No. 61 (2014)
Articles

Settlement network, demographic circumstances, healthcare, social service and educations in Szabolcs-Szatmár-Bereg county

Published September 18, 2014
Orsolya Jánosy
Debreceni Egyetem Regionális Kutatócsoport, Debrecen
Gergely Harsanyi
Budapesti Gazdasági Főiskola, Budapest
János Nagy
Debreceni Egyetem Mezőgazdaság-, Élelmiszertudományi és Környezetgazdálkodási Kar, Földhasznosítási, Műszaki és Területfejlesztési Intézet, Debrecen
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APA

Jánosy, O., Harsanyi, G., & Nagy, J. (2014). Settlement network, demographic circumstances, healthcare, social service and educations in Szabolcs-Szatmár-Bereg county. Acta Agraria Debreceniensis, (61), 105-113. https://doi.org/10.34101/actaagrar/61/2052

Szabolcs-Szatmár-Bereg county shares its borders with three countries: Romania, Ukraine and Slovakia. The county is part of the North Great Plain Region, it is the third largest county of Hungary in terms of its population. The peripheric geographical location of the county gained importance by the EU accession, as the county represents a significant part of the eastern border of the EU.

Szabolcs-Szatmár-Bereg county is one of the counties of the Great Plain with significant population in the outlying areas, out of the six counties of the Great Plain the population of outlying areas is the lowest in the county, its ratio has been significantly reducing in the past decades. In the six counties in 1990 the population of the outlying areas represented 22.3% of the total population, whereas in Szabolcs-Szatmár-Bereg county the ratio was 13.6%. The ratio has dropped to 6.2% and 4.1% respectively.

The major aim of economic development is the improvement of the living conditions of the population, first and foremost by increasing family incomes. There are two main determining factors of family income level: employment ratio and the sectoral structure of employment.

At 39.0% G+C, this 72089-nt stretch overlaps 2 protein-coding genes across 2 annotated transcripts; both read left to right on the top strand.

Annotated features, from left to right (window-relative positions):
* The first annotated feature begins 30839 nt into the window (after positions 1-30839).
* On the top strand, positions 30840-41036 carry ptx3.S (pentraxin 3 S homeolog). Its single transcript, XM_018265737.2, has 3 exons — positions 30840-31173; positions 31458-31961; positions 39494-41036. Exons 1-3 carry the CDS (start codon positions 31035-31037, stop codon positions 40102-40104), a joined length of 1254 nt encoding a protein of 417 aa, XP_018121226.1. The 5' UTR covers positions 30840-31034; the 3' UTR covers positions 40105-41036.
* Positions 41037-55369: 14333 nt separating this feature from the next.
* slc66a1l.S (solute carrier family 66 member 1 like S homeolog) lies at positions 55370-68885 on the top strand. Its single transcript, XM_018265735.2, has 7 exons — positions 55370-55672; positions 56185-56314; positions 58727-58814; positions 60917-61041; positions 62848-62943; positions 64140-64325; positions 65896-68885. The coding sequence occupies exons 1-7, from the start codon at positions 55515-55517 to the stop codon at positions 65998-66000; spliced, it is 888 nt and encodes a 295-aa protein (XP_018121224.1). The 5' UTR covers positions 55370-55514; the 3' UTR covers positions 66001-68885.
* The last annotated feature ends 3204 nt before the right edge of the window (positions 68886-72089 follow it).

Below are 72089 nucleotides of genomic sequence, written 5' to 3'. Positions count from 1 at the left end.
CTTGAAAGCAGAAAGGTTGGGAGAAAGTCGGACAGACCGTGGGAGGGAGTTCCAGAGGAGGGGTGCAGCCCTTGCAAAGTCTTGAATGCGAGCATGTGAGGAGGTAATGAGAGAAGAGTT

Between 1992–2010 the number of employees in the financial sector decreased from 89 000 to 75 000, whereas the number of employees in the non-financial sector grew dynamically from 40 000 to 65 000. Structural change was significant. In the non-financial sector the proportion of the two main employment fields (education and healthcare) swapped. The number of employees in the education sector decreased from 16 000 to 14 000, while the number of employees in the health and social care sector grew from 11 000 to 22 000.

On the basis of statistics the number of kindergarten and primary school children reduced in the given period, while the number of secondary school aged children increased. In 1999 the number of secondary school children was 1/5th compared to the number of primary school children, whereas in 2010 their number almost reached 1/2. The student number in higher education doubled, which is a favorable phenomenon, though its structural changes raise some problems. The lack of technical trainings hinders exigent industrial development.

Since 1990 the education level of the population has significantly improved, the number and proportion of secondary school students and university graduates have risen much more dynamically than in other regions of the country. In the county the proportion of secondary school students increased 63% more than the national average, while in the case of university graduates the county passed the average national growth by more than 54%. Due to the effect of structural changes the proportion of university graduates in the corresponding age group improved, its backwardness compared to the national average has ameliorated from 34% to 29%, in the group of secondary school graduates the disadvantage has moderated from 26% to 21%. The computer and internet supply, as well as the number of teachers and students enrolled in secondary education institutions have developed dynamically in the county. Their growth has much excelled the national average.

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